Study: Maternal Gestational Diabetes Raises Risk of Childhood Obesity

Study: Maternal Gestational Diabetes Raises Risk of Childhood Obesity

Maternal Gestational Diabetes

Maternal Gestational Diabetes

Up to 28% of pregnant mothers suffer from Maternal Gestational Diabetes (GDM). Given that diabetes is giving the professional world such a scare, it was just a matter of time before the effect of GDM to the child was identified. And, it has.  According to a research that was recently conducted and published, it was found that children born of mothers suffering from GDM were at a higher risk of obesity in life between the ages of nine to 11. While most would say the blanket reference is scary, the research found even more damning numbers that continue to unravel the childhood obesity mammoth.

The study found that children born of women with gestational diabetes were at an 18.4% chance of suffering from childhood obesity compared to a 12.0% chance of their counterparts born of mothers that did not suffer gestational diabetes. This was with regards to general obesity. The figures stretched across the board to include central obesity with kids born of mothers suffering from GDM at a 16.0% risk compared to 9.6% risk of children born to GDM free mothers. The report also goes ahead to clearly indicate that the mean birth weight of the children also differed with those born of mothers with GDM standing at 3415g against 3274g for children born of healthy mothers.

However, the study did show a little more than just how GDM affected the wellbeing of the child after being born. The study also showed that children in low to middle income countries were at a higher risk to the positive relation of GDM and childhood obesity. On the other hand, children from the high income countries were not all in the clear as they were found to be more vulnerable to central obesity.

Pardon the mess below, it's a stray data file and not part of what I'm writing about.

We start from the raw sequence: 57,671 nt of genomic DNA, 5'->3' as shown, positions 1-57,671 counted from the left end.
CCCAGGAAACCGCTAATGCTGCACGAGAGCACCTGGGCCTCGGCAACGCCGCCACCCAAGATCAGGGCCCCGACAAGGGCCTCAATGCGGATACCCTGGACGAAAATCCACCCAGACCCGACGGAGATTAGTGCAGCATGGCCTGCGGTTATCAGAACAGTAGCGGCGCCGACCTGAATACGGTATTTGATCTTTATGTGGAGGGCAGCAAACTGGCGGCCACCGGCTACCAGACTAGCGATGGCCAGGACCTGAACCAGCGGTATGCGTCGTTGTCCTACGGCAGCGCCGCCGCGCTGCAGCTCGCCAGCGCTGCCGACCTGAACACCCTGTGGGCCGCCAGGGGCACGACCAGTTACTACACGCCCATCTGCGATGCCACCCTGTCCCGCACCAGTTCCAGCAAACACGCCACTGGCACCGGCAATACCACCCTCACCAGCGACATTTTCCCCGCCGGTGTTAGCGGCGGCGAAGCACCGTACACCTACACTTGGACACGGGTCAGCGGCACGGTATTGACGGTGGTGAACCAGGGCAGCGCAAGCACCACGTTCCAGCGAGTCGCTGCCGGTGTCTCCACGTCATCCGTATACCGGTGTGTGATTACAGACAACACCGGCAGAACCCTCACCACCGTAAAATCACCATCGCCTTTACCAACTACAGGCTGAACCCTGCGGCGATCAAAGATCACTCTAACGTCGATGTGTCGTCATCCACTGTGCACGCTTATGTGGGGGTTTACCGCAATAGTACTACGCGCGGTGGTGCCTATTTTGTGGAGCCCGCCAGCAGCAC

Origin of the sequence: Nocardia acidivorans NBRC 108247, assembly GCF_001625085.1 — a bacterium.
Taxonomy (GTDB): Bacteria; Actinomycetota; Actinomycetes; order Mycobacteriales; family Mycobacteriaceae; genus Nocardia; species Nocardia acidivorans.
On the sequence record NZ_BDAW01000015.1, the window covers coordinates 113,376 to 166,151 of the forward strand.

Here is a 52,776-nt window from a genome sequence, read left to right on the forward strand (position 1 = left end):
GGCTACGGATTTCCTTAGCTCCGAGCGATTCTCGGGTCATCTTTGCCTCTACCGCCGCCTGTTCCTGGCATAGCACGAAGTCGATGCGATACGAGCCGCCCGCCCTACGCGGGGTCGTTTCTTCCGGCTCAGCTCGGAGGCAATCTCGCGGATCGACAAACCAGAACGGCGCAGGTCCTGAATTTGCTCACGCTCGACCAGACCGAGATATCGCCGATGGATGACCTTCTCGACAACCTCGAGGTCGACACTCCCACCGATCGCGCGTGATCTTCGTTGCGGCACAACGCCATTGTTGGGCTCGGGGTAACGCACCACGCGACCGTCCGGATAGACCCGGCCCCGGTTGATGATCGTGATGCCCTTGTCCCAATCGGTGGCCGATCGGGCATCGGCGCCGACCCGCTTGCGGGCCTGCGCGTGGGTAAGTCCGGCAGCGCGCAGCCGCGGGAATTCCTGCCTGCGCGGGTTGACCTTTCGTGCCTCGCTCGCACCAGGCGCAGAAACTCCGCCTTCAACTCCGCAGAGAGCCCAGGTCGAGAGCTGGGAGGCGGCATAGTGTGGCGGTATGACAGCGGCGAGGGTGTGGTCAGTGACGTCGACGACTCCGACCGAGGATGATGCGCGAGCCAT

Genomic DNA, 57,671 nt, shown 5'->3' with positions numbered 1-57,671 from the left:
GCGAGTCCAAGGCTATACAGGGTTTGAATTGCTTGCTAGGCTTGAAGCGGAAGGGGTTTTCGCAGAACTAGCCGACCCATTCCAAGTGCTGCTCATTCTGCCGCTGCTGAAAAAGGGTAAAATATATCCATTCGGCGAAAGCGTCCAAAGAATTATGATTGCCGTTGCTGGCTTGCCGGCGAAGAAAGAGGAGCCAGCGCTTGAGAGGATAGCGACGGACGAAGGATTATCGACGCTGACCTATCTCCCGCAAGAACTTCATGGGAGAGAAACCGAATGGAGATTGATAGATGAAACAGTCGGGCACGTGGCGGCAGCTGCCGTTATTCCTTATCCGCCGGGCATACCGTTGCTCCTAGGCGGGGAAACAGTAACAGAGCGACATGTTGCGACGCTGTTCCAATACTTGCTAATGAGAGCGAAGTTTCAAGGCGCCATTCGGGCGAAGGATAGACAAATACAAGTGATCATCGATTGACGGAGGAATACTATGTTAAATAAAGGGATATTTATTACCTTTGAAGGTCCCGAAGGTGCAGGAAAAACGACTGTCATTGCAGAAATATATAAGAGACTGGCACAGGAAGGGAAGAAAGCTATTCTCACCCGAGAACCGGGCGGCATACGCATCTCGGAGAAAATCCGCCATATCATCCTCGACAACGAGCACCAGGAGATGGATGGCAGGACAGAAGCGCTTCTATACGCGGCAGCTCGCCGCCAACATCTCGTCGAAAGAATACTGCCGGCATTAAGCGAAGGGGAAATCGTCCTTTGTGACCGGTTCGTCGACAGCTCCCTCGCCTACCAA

To give the study the diversity and strength that it needed, more than 4,000 children were studied from different countries which included Portugal, UK, Finland, Kenya, South Africa, US, Colombia China among others.

The results collected from the 12 countries showed that while GDM increased the odds of general childhood obesity and also central obesity, the association did not entirely rely on the Maternal BMI for the 9 to 11 year olds. The Birth Weights and the obesity rates as well as the body fat varied widely around the world.

Despite the damning numbers, the study was not able to clearly find the mechanisms that are responsible for the increased risk in childhood obesity.  However, there are a number of hypothesis that have been thrown around among them being the increase in fetal fat mass, change in fetal hormone levels among others. Other studies have also suggested that gestational diabetes could cause Epigenetic alteration in the fetal genome hence the effect. Regardless, the findings might call for women taking better care of themselves while they’re expecting for the safety of their offspring in the long run.

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